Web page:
• Shock Waves: in a very small number of centres, gallstones can be broken up by using shock waves.
  • Dissolving the gallstones: this is where bile acids are taken by mouth in an attempt to dissolve the gallstones. This treatment is rarely now used because it is a lengthy process, success rates were modest and recurrence of gallstones was frequent. However, some centres will still prescribe it with the aim to soften up the stones before a procedure is carried out.
  • Gall Bladder Removal: the gall bladder, whilst useful, is not essential to the body and its removal (known as a cholecystectomy) should raise no problems for those who undergo it. If there is no gall bladder, bile just dribbles continuously into the intestine, rather than being reserved purely for after meals, as is the case if the gall bladder is functioning normally. There is no problem with digestion and most people do not have any after-effects from their gall bladder having been removed, although a minority of people still get symptoms and may have to alter their diets slightly. Sometimes other conditions such as Irritable Bowel Syndrome (IBS) can cause pains that seem to be coming from the gall bladder, and these will not improve after cholecystectomy. The operation to remove the gallbladder is extremely common with more than 60,000 performed on the NHS every year.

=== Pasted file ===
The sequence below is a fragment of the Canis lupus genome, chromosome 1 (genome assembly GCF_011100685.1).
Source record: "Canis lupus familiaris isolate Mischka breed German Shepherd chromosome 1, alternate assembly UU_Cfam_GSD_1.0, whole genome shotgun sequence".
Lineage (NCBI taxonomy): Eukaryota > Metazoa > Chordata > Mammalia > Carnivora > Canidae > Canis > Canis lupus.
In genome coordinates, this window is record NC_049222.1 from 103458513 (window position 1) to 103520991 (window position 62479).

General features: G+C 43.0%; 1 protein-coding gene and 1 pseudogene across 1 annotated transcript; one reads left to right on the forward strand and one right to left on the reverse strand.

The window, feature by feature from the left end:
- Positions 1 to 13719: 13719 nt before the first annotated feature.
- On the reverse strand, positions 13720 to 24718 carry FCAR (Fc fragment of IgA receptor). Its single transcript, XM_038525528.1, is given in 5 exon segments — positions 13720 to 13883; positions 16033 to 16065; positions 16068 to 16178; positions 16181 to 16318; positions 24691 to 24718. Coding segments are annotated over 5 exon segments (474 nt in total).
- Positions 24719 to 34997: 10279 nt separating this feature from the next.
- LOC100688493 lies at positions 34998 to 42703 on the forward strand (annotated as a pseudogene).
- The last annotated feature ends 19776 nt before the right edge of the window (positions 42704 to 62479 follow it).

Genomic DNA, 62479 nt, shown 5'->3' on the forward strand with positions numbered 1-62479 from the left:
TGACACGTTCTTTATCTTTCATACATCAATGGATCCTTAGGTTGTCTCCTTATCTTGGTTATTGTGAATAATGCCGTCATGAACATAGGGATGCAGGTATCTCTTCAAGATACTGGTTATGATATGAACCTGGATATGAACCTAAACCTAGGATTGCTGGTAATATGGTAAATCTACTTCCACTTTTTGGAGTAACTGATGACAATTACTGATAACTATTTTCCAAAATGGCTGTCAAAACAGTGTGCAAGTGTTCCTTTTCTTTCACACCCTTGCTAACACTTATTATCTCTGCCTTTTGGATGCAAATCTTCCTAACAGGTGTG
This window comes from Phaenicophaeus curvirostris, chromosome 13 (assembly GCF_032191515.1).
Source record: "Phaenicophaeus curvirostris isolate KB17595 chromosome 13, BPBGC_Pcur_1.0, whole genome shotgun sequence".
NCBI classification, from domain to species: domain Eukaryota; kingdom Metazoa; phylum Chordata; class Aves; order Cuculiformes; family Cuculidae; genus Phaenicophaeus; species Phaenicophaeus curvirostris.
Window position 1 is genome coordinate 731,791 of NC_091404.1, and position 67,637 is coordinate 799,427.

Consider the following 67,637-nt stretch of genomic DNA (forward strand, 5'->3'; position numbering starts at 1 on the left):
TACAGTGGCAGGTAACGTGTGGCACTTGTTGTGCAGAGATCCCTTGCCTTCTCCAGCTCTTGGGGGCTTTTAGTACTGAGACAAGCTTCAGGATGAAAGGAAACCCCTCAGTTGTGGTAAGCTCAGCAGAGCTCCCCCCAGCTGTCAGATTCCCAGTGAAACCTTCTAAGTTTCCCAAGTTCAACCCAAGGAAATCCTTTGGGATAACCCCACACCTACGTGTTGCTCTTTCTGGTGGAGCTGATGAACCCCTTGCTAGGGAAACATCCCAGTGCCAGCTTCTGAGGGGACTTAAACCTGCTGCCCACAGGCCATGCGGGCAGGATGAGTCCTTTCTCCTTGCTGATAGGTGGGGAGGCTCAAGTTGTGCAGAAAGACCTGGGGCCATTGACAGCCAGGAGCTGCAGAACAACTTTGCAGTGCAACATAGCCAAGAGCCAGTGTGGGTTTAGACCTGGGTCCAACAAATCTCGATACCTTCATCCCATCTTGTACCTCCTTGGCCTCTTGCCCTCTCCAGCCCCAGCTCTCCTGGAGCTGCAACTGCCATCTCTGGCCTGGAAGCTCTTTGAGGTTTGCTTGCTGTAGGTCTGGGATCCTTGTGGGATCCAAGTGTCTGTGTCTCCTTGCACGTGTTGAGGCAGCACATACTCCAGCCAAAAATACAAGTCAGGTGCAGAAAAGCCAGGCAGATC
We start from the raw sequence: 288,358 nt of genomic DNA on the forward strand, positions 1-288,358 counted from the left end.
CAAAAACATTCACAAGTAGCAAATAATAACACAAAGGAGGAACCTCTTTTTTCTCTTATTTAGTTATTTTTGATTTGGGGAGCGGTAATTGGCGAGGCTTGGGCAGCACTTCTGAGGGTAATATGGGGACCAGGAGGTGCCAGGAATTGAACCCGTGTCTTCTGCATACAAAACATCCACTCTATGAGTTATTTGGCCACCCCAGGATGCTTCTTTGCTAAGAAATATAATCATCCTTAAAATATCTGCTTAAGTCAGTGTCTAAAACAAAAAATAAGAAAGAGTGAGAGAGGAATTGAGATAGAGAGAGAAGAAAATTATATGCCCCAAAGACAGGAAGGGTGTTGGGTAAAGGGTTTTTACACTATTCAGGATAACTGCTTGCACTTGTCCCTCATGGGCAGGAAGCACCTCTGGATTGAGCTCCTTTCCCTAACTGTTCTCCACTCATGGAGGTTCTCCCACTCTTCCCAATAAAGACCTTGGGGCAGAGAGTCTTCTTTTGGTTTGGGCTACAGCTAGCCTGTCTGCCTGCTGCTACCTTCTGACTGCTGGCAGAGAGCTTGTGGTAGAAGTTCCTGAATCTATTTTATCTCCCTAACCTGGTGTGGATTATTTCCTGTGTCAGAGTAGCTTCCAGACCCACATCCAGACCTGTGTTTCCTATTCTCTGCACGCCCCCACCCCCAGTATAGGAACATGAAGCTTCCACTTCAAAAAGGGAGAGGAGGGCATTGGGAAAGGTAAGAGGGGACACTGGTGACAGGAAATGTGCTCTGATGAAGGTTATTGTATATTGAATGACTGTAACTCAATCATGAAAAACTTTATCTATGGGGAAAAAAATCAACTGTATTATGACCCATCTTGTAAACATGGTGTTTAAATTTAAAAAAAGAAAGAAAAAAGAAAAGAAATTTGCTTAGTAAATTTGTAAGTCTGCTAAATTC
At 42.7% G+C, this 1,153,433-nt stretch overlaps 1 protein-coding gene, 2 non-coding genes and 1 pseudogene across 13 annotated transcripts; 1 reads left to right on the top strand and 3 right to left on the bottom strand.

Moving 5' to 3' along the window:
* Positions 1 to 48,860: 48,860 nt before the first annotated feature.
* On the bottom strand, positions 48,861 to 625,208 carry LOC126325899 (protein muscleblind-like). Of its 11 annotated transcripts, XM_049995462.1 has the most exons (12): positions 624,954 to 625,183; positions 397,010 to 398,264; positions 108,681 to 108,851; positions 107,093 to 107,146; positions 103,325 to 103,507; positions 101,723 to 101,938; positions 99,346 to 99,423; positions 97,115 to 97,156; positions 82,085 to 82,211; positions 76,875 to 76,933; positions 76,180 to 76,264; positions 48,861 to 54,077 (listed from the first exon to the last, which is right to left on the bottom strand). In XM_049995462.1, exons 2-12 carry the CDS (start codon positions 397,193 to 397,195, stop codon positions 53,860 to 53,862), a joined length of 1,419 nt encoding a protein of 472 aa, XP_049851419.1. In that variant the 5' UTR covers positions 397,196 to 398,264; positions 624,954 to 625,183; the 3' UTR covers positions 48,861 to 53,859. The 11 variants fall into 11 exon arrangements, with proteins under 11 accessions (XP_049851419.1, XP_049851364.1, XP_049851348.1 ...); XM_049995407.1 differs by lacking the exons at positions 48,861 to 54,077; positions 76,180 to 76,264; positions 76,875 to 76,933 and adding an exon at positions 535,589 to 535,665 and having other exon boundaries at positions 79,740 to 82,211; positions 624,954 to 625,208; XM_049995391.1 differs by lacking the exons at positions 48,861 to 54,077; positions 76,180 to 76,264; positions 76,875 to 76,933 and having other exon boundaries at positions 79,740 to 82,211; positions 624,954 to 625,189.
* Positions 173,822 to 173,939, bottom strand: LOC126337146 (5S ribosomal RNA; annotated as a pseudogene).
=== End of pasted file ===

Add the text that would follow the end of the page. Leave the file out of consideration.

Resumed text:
It is important to note that people who are high risk of stone formation may, after time, develop further stones in the bile ducts and potentially suffer symptoms again. If this happen, the patient is treated with ERCP.


What to ask your doctor?

  • I am getting stomach pains – have I got gallstones?
  • I think I have gallstones, what should I do?
  • Will diagnosis be painful for me?
  • Are gallstones dangerous?